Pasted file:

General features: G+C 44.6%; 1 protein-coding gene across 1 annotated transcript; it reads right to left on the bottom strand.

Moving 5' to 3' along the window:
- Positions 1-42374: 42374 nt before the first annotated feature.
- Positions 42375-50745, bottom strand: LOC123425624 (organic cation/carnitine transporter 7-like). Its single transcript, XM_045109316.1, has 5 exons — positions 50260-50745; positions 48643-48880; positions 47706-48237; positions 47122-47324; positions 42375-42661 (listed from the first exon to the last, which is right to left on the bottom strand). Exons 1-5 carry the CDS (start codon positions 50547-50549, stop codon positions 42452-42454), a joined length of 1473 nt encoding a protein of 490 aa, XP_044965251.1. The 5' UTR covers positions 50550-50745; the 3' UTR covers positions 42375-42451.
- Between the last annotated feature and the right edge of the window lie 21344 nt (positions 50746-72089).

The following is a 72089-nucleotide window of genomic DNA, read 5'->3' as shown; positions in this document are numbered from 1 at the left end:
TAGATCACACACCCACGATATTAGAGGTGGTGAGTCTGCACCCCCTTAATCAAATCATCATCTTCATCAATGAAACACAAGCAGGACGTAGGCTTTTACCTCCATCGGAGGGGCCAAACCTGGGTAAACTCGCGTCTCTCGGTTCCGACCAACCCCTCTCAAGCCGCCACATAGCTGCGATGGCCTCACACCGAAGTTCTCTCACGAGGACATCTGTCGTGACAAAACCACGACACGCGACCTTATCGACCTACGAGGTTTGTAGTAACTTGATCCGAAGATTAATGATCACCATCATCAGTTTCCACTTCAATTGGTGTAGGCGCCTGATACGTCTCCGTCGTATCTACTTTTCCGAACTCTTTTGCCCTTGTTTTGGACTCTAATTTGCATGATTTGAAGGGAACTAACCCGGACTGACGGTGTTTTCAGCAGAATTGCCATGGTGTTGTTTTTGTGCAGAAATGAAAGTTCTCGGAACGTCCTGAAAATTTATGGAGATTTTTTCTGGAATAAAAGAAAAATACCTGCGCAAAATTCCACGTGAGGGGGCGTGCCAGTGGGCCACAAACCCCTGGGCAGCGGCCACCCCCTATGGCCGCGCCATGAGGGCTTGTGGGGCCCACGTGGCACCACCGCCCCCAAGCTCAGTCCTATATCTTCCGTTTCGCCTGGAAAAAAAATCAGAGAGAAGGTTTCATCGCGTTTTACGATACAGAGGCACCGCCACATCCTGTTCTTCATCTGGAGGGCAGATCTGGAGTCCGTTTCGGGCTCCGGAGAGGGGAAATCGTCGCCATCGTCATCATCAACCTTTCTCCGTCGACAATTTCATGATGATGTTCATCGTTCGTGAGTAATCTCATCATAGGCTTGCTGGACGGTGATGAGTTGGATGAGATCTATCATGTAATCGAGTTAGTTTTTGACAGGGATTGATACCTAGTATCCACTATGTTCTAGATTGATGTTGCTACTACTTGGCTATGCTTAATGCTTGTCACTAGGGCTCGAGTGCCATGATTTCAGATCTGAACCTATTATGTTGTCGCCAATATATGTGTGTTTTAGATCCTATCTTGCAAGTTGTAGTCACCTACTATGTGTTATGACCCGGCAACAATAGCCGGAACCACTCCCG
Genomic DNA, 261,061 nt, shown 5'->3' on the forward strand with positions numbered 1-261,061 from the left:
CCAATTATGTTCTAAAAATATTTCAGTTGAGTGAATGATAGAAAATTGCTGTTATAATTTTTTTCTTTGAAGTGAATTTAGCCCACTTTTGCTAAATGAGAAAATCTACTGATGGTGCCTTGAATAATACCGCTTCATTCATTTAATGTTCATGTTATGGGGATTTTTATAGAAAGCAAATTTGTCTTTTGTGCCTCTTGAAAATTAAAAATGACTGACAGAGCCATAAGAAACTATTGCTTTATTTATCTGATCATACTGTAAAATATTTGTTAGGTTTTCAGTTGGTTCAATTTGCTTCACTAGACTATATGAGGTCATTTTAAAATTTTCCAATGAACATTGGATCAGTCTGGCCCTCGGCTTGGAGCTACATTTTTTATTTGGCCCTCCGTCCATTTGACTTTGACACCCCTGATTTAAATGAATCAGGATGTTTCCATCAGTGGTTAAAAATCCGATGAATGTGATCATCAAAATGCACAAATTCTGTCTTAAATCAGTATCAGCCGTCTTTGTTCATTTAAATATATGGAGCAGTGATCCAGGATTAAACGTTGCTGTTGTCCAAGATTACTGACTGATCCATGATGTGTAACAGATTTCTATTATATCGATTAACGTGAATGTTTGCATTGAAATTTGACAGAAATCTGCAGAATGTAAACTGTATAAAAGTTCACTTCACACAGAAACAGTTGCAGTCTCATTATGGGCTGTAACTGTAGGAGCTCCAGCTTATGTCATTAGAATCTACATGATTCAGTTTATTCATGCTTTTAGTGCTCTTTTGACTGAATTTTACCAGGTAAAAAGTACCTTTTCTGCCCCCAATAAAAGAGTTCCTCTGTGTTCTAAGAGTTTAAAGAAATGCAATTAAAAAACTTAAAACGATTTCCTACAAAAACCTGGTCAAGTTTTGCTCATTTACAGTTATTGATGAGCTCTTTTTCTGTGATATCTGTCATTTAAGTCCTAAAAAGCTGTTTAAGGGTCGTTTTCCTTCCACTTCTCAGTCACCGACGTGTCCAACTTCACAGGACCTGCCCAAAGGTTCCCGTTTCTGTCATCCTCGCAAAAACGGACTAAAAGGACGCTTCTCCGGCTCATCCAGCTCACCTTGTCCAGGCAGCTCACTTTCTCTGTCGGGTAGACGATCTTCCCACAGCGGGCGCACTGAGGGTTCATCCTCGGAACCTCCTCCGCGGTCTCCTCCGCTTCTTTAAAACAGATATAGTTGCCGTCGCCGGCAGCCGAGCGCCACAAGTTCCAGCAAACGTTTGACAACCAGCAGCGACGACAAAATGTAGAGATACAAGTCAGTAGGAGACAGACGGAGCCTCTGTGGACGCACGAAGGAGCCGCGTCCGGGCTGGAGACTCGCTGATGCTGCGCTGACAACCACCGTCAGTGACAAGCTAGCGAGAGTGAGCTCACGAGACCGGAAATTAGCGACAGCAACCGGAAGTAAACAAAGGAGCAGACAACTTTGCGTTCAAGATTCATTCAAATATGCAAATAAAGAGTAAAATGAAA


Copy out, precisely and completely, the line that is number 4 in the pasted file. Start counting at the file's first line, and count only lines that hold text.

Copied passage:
- Positions 42375-50745, bottom strand: LOC123425624 (organic cation/carnitine transporter 7-like). Its single transcript, XM_045109316.1, has 5 exons — positions 50260-50745; positions 48643-48880; positions 47706-48237; positions 47122-47324; positions 42375-42661 (listed from the first exon to the last, which is right to left on the bottom strand). Exons 1-5 carry the CDS (start codon positions 50547-50549, stop codon positions 42452-42454), a joined length of 1473 nt encoding a protein of 490 aa, XP_044965251.1. The 5' UTR covers positions 50550-50745; the 3' UTR covers positions 42375-42451.